The interaction of age and musical experience also was not statistically significant in the traditional ANOVA (F (1, 226) = .41, p = .52). The Bayesian ANOVA model with a main effect of age, a main effect of musical experience, and an interaction between age and musical experience obtained a Bayes Factor (BF10) of .01, which is considered extreme evidence for H0 [38].

The mean time-to-click for the (older) participants recruited via mTurk who reported musical experience was 13.58 seconds (sd = 7.25; n = 85), and was 15.77 seconds (sd = 8.74; n = 21) for those who reported no musical experience. The mean time-to-click for the (younger) participants recruited via SONA who reported musical experience was 13.71 seconds (sd = 6.85; n = 99), and was 14.35 seconds (sd = 8.01; n = 25) for those who reported no musical experience.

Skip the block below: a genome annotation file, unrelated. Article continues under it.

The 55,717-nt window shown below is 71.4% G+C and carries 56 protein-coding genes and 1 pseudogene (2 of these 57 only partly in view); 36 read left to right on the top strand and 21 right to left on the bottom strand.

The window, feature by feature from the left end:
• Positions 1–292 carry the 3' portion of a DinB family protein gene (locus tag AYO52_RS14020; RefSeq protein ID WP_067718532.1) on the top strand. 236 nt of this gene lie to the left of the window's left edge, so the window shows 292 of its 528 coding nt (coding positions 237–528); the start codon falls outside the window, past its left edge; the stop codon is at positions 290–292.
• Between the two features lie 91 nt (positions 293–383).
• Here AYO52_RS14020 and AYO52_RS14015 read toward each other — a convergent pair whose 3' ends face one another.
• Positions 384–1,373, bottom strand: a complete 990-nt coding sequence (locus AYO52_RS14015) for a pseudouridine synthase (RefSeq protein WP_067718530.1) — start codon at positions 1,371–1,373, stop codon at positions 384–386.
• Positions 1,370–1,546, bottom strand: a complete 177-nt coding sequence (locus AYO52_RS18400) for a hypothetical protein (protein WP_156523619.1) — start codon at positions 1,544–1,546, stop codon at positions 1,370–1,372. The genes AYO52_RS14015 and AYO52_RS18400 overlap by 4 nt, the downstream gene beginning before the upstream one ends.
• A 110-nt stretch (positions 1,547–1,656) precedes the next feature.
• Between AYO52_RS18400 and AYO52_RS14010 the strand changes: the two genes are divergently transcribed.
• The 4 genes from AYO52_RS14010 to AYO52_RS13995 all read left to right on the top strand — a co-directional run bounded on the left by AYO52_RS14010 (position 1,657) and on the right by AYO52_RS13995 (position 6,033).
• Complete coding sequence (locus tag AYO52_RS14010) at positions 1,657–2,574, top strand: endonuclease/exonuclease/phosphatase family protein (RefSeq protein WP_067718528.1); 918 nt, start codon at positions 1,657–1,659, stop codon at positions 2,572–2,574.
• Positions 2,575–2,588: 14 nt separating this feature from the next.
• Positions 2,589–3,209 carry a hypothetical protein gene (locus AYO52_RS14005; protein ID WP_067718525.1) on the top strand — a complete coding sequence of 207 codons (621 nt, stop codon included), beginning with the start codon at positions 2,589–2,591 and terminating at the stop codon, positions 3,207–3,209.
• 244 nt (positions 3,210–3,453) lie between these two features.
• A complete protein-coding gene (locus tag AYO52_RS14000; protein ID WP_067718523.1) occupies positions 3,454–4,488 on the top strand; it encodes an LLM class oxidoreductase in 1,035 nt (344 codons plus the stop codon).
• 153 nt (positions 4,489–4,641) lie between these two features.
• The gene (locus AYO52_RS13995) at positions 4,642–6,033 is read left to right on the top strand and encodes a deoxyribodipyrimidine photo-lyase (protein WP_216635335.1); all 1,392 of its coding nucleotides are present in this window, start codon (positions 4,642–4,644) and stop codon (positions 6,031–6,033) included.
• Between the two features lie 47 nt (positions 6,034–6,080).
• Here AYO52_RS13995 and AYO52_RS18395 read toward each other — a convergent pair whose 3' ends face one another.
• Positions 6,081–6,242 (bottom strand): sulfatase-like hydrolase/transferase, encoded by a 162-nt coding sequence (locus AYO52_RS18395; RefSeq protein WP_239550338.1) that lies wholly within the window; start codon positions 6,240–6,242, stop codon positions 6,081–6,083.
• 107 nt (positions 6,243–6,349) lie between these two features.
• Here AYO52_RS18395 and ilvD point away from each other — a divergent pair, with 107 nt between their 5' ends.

In Fig 4 we show violin plots with box plots superimposed of the ages of participants and the time-to-click. As can be seen in the figure and as is common for reaction time distributions, the time-to-click distribution for the younger participants (recruited via SONA) was not normally distributed, as indicated by a significant Shapiro-Wilks test in JASP (W = .947, p < .001). Similarly, the time-to-click distribution for the older participants (recruited via mTurk) was also not normally distributed, as indicated by a significant Shapiro-Wilks test (W = .883, p < .001).

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Fig 4. Violin plots with box plots superimposed of the time-to-click for the 124 younger participants (recruited via SONA) and the 106 older participants (recruited via mTurk) who indicated that they experienced the speech to song illusion.